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Dunkin’ Donuts saves $2 million in one year with web-based store planner
By trading paper-based store plannners for a web-based system that connects its 9,000 donut shops with headquarters, Dunkin’ Donuts is saving millions of dollars in operating costs by cutting down on materials, processing time and data errors.
Chief Technology Editor
By trading paper-based store plannners for a web-based system that connects its donut shops with headquarters, Dunkin’ Donuts is saving millions of dollars by cutting down on materials, processing time and data errors, the company reports.
Dunkin’ Donuts, a unit of U.K.-based Allied Domecq PLC, is realizing the savings by using the web-based Task Management store planogram system from Reflexis Systems Inc. for about 9,000 locations, notes Raju Sharma, director of marketing for Reflexis.
The savings come in the elimination of paper-based forms, the time it takes to fill out and send these forms and the reduction of data-entry errors. "Now if there’s a new coffee flavor added to the menu, it can all be done instantly online, without having to print out thousands of forms," Sharma says. Dunkin’ Donuts presented metrics resulting from its use of the Task Management system at the National Retail Federation conference in New York last week.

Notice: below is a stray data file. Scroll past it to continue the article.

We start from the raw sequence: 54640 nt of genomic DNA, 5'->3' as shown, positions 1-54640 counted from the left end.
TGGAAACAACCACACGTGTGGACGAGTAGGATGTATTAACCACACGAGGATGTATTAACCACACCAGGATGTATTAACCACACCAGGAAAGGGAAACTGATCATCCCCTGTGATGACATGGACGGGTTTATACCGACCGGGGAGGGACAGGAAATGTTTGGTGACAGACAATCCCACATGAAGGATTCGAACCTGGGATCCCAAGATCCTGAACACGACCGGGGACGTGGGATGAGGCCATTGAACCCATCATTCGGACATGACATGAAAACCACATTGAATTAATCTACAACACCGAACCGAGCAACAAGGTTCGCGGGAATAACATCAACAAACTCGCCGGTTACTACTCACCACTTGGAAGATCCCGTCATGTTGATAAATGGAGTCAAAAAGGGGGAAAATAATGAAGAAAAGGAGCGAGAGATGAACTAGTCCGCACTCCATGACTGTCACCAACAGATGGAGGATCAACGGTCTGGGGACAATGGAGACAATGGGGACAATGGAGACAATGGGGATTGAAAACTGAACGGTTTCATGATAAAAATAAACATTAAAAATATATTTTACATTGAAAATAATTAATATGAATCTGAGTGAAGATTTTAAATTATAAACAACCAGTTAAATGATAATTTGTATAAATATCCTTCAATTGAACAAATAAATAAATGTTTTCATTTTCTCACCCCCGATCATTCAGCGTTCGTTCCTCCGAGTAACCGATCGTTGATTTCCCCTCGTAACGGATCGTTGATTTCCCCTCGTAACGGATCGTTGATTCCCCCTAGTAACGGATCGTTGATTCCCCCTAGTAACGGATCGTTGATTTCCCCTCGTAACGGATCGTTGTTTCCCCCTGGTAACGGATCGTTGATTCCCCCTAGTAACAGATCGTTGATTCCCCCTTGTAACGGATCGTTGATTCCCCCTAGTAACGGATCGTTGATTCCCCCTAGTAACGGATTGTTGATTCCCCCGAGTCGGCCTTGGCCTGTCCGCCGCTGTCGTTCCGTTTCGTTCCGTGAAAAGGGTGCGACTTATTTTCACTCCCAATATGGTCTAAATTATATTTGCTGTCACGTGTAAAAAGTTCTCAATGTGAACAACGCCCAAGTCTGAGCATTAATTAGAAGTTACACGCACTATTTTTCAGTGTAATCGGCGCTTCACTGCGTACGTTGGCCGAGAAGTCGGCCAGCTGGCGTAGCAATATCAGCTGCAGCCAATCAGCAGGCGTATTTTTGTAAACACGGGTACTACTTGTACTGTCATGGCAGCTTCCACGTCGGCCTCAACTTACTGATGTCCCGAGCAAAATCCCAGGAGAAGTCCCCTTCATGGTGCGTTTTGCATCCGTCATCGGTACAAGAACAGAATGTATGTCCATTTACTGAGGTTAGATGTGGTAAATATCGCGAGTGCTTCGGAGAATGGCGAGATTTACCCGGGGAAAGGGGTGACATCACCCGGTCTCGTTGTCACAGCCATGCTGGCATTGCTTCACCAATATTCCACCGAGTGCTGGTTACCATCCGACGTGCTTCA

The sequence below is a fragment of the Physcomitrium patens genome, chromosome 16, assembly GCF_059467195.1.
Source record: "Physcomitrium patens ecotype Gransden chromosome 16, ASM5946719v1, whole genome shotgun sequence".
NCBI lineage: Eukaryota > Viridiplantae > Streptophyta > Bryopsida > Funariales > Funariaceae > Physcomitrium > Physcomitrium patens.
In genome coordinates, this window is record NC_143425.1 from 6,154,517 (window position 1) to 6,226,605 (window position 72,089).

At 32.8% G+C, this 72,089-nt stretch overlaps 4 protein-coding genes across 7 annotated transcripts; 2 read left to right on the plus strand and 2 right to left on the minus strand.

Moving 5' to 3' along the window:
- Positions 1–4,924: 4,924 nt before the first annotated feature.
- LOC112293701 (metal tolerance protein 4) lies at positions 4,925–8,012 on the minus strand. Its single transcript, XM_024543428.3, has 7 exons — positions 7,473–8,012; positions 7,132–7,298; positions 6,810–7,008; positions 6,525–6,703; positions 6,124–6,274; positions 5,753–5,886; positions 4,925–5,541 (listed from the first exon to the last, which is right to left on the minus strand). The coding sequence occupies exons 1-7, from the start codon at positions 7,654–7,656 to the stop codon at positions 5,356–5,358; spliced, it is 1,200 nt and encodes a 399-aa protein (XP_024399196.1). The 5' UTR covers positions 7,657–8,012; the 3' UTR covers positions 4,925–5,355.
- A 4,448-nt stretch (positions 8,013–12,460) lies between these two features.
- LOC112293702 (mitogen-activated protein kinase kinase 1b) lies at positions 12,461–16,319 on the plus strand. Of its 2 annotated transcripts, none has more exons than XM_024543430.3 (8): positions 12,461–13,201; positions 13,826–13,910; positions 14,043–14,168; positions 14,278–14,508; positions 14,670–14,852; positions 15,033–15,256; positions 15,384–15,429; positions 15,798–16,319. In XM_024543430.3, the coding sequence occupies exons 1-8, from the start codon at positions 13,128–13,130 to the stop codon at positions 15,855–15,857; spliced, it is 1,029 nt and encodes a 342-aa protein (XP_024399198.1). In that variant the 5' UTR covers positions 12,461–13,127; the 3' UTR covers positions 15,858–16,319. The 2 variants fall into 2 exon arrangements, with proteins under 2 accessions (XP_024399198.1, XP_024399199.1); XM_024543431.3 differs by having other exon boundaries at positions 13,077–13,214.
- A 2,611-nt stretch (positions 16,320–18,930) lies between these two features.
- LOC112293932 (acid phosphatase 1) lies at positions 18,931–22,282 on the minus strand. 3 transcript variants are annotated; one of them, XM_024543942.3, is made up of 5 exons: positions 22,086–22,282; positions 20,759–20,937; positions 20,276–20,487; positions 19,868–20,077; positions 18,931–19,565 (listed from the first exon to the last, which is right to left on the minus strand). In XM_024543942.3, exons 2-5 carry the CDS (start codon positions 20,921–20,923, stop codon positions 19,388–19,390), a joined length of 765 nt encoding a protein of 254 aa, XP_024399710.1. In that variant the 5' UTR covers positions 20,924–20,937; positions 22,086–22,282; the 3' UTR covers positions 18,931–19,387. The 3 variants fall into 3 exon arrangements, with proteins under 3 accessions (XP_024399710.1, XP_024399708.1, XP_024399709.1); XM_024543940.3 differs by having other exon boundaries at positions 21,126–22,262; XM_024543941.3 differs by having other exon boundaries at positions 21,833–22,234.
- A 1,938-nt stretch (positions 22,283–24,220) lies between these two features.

Likewise, office products retailer Staples expects to save millions of dollars a year by using Reflexis’s Task Management system as a means of improving communications with stores, Sharma says. Once a new merchandising program is launched, store managers across the country are able to view program details, while corporate managers and field supervisors can check the same system at any time to monitor program status in each store.
Paula Rosenblum, director of research at AMR Research Inc., says web-based store planner systems from companies like Reflexis are revolutionizing the way retailers can communicate between headquarters and stores to assure that each store is performing the proper merchandising and promotional programs. "There really was nothing that did this before," Rosenblum says. "You could’ve made a stretch and put this into Microsoft Project Central, but that’s only a one-to-one distribution, not a one-to-many relationship that connects headquarters with hundreds of stores."
In the past, the production of cumbersome paper reports--difficult and costly to modify and re-send once they were printed and on the way to stores through courier services--hampered efforts to coordinate tasks for stores. These reports would be followed by additional instructions via a mixture of phone, fax and e-mail communications, forcing store managers and employees to organize messages through multiple channels. "Store managers would have to check how the latest instructions fit in with earlier instructions, but the messages were disorganized in different means of communication," Sharma says.